Last week, I described the different types of arthritis that can cause pain, limited movement and disability. Most arthritis isn’t preventable, but for some, weight control can be a big help in minimizing the ravages of arthritis.
More than 70 percent of Americans over the age of 20 are considered overweight, and nearly 37 percent of those are considered obese, according to the Centers for Disease Control and Prevention (CDC). Though this can cause a variety of health problems, some issues go untreated due to the stigma attached to those extra pounds.
Conditions like diabetes, heart disease and high cholesterol require careful monitoring to keep you as well as possible, but many people overlook the chronic pain of joint problems, which can go untreated for years.
For obese patients, the most affected joints are those that carry the most weight: our knees and hips. For every pound a person is overweight, force on the knee is increased by four pounds of pressure.
When you consider how many steps we take in a day, the added wear and tear on our joints is a major contributor to chronic pain.
Arthritis, a category of conditions marked by severe pain and joint deterioration, is considered the leading cause of adult disability in the United States, with over 54 million diagnosed patients. It affects one in three obese people.
Here’s what you need to know about being overweight with arthritis, from managing your condition to beginning the journey toward a healthy weight:
Most common types of arthritis for overweight patients
Osteoarthritis and rheumatoid arthritis are the two types of arthritis commonly associated with excess weight. These types of arthritis cause deterioration, are associated with inflammation in our most-stressed joints, and can ultimately require corrective surgery.
Osteoarthritis causes cartilage, a connective tissue that covers the end of joints to protect against friction, to break down in the hips, knees, neck, lower back or hands. The condition is most often associated with “wear and tear” on the joints, amplified by the increased pressure of use while overweight.
Rheumatoid arthritis (RA) is an autoimmune disorder that emerges when the body’s own systems work against it. With RA, our own enzymes cause a breakdown in joint lining and increase inflammation. People with RA also experience fever, fatigue, anemia and other internal side effects.
Inflammation is a common thread in both conditions, exacerbated by the extra fat stores in the body.
Fat is a tissue itself, which contributes to inflammation in the joints as they create heat while performing regular function. If you are storing a considerable amount of fat, it can begin to act like an incubator for organs and joints.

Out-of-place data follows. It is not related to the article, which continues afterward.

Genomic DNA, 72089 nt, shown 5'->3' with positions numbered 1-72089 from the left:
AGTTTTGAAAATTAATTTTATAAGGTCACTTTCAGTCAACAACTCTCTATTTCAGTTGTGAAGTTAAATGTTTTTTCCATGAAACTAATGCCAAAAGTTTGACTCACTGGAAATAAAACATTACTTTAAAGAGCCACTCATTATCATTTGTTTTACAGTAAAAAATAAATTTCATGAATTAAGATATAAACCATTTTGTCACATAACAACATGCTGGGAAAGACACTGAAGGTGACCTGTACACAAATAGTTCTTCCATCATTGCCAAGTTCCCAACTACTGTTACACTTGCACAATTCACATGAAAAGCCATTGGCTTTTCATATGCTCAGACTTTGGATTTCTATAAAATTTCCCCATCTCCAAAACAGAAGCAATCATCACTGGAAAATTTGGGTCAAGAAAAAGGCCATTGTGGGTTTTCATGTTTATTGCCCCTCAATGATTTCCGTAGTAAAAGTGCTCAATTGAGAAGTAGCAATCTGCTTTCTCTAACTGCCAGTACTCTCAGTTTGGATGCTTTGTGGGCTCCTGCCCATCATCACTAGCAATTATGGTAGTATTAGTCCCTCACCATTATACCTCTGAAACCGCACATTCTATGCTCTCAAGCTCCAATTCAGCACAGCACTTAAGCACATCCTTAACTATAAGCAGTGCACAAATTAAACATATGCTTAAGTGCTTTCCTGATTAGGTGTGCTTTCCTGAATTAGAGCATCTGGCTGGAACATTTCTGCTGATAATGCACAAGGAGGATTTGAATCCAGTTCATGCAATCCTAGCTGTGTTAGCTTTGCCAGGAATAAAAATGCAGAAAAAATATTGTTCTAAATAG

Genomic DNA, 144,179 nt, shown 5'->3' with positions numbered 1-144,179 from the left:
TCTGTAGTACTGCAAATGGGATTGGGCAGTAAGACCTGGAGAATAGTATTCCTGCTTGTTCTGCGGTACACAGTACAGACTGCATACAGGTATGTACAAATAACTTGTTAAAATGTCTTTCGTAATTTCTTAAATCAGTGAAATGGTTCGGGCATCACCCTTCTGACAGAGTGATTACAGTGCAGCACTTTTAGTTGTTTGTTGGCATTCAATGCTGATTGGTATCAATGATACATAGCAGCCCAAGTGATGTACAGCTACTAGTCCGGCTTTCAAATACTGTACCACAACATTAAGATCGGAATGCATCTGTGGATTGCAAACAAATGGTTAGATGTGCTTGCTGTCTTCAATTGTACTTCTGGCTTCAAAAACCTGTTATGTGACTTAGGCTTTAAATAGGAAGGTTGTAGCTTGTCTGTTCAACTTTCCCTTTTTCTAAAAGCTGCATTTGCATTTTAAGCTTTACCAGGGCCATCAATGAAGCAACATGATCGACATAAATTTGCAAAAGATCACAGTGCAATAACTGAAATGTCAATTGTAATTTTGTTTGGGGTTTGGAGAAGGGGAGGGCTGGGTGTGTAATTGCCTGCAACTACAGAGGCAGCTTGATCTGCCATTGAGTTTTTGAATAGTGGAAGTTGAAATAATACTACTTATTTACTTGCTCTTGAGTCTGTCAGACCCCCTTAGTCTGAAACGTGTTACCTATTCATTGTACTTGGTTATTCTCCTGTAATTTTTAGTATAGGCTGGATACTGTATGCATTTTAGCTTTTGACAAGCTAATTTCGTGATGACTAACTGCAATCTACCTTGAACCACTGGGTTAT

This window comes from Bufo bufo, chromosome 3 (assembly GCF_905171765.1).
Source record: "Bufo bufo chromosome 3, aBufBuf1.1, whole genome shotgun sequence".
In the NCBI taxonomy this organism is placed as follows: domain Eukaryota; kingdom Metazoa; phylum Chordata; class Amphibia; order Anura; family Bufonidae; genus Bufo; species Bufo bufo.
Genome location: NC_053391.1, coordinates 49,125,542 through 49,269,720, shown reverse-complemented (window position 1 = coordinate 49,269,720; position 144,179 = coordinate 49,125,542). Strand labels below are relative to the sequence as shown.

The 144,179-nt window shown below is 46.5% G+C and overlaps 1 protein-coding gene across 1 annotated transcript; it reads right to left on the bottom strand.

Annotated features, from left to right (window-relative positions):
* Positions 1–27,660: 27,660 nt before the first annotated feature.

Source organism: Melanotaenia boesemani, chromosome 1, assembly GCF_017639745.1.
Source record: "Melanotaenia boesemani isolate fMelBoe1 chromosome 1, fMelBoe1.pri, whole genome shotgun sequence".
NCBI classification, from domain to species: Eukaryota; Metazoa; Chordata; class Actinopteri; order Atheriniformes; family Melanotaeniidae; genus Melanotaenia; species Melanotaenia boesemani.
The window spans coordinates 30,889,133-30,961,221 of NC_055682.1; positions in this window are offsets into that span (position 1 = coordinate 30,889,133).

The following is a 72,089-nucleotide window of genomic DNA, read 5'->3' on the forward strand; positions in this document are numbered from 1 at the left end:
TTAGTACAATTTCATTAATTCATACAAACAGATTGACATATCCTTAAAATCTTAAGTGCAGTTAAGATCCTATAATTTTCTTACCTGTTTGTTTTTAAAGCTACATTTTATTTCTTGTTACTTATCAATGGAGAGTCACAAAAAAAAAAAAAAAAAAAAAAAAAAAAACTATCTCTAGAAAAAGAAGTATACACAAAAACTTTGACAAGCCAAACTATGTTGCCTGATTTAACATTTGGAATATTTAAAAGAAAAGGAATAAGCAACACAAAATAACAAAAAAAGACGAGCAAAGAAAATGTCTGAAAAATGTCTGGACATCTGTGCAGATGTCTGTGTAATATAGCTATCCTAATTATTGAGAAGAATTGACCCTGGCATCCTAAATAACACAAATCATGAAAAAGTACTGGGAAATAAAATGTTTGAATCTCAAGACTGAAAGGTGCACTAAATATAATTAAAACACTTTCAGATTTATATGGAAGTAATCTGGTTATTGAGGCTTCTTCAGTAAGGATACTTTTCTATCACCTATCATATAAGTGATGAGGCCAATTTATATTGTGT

Treatment for the joints
Treatment for osteoarthritis includes anti-inflammatory or disease-modifying anti-rheumatic drugs, as well as physical therapy to relearn good habits. However, damaged cartilage does not regenerate and may require joint replacement surgery in serious cases.
With RA, your doctor may prescribe an anti-inflammatory medication as well as biologic drugs, which target the specific enzymes that cause deterioration without compromising all of the other immune responses.
Easing into weight loss
Weight loss is one of the only direct ways to reduce the pressure on your joints, but it’s not always easy.
Obesity can be viewed as a disorder in which your body develops characteristics that can actually keep you from dropping too many pounds. Our brains are hard-wired to go into ‘starvation mode’ if too much of our fat stores are compromised, making it even harder to slim down.
Plus, chronic joint pain can make it difficult to exercise, especially if your condition has gotten bad enough to consider a joint replacement.
With all of this in mind, it’s best to start slow. Decreasing portion size, introducing healthier foods, and wearing a pedometer are great steps in the right direction. Consulting with your care team will also help you establish a goal, and a plan to get there safely. But there’s no doubt that losing those extra pounds will not only make you feel better, keep your heart and metabolism happier, and maybe lead to a new wardrobe, but also certainly take some significant stress off your joints.
Anyone care for a stalk of celery?
Dr. Alfred Casale, a cardiothoracic surgeon, is Associate Chief Medical Officer for Geisinger Health and Chair of the Geisinger Cardiac Institute. Readers may write to him via [email protected]